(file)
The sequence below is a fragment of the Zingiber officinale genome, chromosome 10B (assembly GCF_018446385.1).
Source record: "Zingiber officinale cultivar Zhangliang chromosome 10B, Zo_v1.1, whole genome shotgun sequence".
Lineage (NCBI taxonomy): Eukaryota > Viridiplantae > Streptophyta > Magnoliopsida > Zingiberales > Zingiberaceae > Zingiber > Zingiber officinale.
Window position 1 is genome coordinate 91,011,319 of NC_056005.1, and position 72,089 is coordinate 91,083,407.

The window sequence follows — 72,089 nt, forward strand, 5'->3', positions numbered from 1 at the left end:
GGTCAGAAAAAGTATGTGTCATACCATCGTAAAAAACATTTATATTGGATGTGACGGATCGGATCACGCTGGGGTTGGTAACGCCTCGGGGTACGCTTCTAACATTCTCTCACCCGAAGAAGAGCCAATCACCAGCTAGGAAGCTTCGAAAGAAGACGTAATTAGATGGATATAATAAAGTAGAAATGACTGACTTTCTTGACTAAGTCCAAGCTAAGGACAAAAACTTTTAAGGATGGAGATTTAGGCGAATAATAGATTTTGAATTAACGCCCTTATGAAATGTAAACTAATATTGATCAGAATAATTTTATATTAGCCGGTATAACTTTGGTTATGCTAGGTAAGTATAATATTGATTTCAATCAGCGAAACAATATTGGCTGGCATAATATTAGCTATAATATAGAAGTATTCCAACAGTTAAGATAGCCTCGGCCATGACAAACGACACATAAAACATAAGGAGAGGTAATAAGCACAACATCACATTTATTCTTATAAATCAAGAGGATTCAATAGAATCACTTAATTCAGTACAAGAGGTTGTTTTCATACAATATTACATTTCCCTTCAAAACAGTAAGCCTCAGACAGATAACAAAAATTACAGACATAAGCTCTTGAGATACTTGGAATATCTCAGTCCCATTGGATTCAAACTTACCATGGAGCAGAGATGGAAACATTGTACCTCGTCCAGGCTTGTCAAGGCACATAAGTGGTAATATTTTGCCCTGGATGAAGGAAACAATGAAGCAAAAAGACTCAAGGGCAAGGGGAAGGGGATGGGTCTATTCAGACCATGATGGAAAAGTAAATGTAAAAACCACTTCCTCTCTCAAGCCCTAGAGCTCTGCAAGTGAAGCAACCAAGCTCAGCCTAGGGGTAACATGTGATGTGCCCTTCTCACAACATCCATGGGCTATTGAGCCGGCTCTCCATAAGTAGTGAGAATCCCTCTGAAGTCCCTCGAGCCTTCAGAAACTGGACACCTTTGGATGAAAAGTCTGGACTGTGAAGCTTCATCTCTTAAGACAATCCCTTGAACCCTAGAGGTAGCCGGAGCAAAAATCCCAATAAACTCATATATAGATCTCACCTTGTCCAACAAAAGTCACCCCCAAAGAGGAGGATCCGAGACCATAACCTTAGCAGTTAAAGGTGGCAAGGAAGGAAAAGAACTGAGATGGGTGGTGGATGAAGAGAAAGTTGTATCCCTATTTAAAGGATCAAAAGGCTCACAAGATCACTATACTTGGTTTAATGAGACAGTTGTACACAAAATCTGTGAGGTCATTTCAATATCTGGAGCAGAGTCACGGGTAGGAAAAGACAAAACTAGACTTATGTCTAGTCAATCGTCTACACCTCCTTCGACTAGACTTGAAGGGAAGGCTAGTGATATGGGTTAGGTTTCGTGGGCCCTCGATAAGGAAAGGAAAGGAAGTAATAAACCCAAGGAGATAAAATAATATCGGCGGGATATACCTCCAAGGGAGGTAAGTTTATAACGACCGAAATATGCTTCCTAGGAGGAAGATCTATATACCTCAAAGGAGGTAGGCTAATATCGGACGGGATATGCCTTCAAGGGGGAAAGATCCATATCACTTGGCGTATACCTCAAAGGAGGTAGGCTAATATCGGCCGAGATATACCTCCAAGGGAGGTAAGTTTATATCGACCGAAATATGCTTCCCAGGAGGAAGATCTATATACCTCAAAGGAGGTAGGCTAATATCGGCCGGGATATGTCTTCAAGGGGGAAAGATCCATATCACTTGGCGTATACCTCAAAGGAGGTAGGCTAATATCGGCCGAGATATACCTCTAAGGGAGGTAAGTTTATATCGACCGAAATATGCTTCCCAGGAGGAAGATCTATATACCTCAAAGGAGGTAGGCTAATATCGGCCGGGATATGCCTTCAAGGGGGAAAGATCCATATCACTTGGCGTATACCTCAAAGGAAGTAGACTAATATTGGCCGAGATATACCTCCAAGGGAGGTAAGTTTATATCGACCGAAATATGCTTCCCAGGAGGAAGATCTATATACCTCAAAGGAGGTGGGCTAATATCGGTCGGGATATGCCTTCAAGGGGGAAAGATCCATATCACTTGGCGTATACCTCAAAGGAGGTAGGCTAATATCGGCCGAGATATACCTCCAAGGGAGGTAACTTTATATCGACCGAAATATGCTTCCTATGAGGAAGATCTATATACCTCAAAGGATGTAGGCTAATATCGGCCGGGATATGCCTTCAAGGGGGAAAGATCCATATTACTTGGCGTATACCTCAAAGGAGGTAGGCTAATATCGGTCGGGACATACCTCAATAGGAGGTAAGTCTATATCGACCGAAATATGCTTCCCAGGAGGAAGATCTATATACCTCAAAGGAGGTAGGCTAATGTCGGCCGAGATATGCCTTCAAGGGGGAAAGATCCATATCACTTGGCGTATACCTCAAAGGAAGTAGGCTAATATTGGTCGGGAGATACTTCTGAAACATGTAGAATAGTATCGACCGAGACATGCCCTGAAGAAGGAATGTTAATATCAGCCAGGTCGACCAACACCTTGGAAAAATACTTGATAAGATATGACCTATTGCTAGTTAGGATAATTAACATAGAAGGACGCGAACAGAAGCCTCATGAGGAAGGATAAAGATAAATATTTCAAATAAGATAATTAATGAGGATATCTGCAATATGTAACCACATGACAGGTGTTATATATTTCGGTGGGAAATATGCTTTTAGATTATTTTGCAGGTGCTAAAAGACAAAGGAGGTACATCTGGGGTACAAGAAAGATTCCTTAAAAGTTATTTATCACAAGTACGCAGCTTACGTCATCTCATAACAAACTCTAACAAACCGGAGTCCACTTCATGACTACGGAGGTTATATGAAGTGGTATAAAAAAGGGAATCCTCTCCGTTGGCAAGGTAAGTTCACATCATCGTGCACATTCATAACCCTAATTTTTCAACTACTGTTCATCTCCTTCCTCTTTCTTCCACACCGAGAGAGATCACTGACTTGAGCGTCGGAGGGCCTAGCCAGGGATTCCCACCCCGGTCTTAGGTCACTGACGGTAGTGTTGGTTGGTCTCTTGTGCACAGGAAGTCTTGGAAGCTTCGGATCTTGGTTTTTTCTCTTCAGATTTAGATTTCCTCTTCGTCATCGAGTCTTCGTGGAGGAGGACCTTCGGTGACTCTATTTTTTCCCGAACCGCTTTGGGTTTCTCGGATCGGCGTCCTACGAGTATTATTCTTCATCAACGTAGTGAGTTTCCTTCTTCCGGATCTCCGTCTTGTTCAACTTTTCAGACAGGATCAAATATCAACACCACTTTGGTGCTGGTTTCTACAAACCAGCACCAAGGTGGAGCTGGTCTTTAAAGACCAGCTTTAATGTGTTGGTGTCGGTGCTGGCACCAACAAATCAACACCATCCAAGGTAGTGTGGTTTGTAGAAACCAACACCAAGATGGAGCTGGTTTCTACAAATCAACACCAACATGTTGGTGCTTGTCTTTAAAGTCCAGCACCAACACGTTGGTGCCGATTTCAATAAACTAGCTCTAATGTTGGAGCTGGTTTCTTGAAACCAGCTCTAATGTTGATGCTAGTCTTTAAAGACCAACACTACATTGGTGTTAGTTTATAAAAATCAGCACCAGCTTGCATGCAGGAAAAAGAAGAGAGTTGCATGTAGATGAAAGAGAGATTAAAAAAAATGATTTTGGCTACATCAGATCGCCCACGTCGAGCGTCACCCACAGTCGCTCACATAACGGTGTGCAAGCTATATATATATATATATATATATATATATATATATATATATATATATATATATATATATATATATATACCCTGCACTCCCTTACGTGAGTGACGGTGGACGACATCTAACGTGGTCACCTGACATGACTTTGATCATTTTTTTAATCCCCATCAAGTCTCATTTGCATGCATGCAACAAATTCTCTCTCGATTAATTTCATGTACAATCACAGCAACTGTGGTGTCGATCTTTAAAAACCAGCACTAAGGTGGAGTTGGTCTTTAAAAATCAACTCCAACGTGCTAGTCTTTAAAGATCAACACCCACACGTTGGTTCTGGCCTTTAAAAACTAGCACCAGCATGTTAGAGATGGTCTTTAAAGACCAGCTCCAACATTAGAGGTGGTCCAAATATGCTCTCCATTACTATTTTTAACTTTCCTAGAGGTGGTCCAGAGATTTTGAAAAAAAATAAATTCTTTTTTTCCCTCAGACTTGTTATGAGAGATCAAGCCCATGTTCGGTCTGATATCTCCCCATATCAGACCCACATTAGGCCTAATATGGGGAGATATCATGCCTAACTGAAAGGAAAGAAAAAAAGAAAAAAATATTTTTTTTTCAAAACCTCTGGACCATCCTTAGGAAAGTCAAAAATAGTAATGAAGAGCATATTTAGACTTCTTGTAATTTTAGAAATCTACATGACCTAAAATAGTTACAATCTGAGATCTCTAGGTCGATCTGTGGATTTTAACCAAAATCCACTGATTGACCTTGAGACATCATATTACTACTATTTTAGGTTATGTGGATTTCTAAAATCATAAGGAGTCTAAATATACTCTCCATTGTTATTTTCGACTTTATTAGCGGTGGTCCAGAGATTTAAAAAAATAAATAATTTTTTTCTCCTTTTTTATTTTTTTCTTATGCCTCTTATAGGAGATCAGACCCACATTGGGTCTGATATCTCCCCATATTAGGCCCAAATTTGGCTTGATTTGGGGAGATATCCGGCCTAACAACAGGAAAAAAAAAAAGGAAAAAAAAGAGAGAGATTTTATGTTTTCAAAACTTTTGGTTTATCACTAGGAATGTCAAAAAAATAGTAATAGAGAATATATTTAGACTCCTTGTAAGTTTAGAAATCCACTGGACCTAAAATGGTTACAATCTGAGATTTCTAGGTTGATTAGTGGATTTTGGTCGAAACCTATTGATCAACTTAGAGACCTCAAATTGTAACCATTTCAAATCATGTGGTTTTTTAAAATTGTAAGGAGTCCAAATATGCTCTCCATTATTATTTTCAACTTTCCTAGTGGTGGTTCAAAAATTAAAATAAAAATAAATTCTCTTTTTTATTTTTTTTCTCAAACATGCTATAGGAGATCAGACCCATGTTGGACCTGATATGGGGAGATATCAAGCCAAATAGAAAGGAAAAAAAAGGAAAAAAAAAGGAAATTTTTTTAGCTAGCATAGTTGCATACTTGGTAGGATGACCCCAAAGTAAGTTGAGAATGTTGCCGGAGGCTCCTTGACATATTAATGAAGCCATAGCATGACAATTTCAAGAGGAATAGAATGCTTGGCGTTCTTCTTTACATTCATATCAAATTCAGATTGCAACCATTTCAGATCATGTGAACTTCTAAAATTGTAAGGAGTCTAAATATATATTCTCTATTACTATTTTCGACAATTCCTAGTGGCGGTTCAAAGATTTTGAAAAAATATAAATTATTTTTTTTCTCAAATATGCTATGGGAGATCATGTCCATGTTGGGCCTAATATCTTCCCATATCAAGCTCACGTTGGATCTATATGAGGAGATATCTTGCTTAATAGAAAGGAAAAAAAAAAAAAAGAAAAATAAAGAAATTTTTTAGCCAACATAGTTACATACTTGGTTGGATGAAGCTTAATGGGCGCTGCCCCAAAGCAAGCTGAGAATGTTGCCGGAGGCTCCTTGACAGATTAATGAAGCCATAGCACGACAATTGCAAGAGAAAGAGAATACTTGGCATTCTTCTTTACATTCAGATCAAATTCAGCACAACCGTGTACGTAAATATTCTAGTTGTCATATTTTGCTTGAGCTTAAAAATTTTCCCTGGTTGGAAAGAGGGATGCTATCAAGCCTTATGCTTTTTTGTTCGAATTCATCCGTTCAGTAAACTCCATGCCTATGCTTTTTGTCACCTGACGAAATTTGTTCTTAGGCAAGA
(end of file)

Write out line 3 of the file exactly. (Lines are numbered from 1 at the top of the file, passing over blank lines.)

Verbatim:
Lineage (NCBI taxonomy): Eukaryota > Viridiplantae > Streptophyta > Magnoliopsida > Zingiberales > Zingiberaceae > Zingiber > Zingiber officinale.